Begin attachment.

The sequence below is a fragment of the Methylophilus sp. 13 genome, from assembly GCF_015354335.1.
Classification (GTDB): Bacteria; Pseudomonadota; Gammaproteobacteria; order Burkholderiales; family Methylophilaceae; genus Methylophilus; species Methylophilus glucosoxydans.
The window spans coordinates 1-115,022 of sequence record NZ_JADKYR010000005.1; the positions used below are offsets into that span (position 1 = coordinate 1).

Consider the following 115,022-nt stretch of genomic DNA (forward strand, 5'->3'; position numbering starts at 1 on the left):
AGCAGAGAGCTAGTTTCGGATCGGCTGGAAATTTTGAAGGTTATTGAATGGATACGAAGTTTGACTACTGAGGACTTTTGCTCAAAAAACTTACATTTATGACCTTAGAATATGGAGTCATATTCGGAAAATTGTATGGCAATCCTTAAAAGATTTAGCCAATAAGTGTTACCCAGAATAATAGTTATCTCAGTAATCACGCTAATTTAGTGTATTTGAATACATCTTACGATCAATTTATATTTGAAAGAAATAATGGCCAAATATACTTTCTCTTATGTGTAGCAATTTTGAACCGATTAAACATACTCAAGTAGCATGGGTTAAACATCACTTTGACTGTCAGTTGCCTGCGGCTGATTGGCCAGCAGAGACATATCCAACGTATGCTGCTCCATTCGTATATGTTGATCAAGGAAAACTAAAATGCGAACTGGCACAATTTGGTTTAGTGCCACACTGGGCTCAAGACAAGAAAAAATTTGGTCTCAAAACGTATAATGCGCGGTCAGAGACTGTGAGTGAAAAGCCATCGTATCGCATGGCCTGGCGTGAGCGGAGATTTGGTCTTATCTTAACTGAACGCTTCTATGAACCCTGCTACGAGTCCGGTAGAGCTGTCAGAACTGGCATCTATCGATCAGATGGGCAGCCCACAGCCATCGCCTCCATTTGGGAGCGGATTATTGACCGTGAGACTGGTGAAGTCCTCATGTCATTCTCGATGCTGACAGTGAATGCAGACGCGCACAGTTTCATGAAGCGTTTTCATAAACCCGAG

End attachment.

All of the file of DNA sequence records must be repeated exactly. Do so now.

The sequence below is a fragment of the Methylophilus sp. 13 genome, from assembly GCF_015354335.1.
Classification (GTDB): Bacteria; Pseudomonadota; Gammaproteobacteria; order Burkholderiales; family Methylophilaceae; genus Methylophilus; species Methylophilus glucosoxydans.
The window spans coordinates 1-115,022 of sequence record NZ_JADKYR010000005.1; the positions used below are offsets into that span (position 1 = coordinate 1).

Consider the following 115,022-nt stretch of genomic DNA (forward strand, 5'->3'; position numbering starts at 1 on the left):
AGCAGAGAGCTAGTTTCGGATCGGCTGGAAATTTTGAAGGTTATTGAATGGATACGAAGTTTGACTACTGAGGACTTTTGCTCAAAAAACTTACATTTATGACCTTAGAATATGGAGTCATATTCGGAAAATTGTATGGCAATCCTTAAAAGATTTAGCCAATAAGTGTTACCCAGAATAATAGTTATCTCAGTAATCACGCTAATTTAGTGTATTTGAATACATCTTACGATCAATTTATATTTGAAAGAAATAATGGCCAAATATACTTTCTCTTATGTGTAGCAATTTTGAACCGATTAAACATACTCAAGTAGCATGGGTTAAACATCACTTTGACTGTCAGTTGCCTGCGGCTGATTGGCCAGCAGAGACATATCCAACGTATGCTGCTCCATTCGTATATGTTGATCAAGGAAAACTAAAATGCGAACTGGCACAATTTGGTTTAGTGCCACACTGGGCTCAAGACAAGAAAAAATTTGGTCTCAAAACGTATAATGCGCGGTCAGAGACTGTGAGTGAAAAGCCATCGTATCGCATGGCCTGGCGTGAGCGGAGATTTGGTCTTATCTTAACTGAACGCTTCTATGAACCCTGCTACGAGTCCGGTAGAGCTGTCAGAACTGGCATCTATCGATCAGATGGGCAGCCCACAGCCATCGCCTCCATTTGGGAGCGGATTATTGACCGTGAGACTGGTGAAGTCCTCATGTCATTCTCGATGCTGACAGTGAATGCAGACGCGCACAGTTTCATGAAGCGTTTTCATAAACCCGAG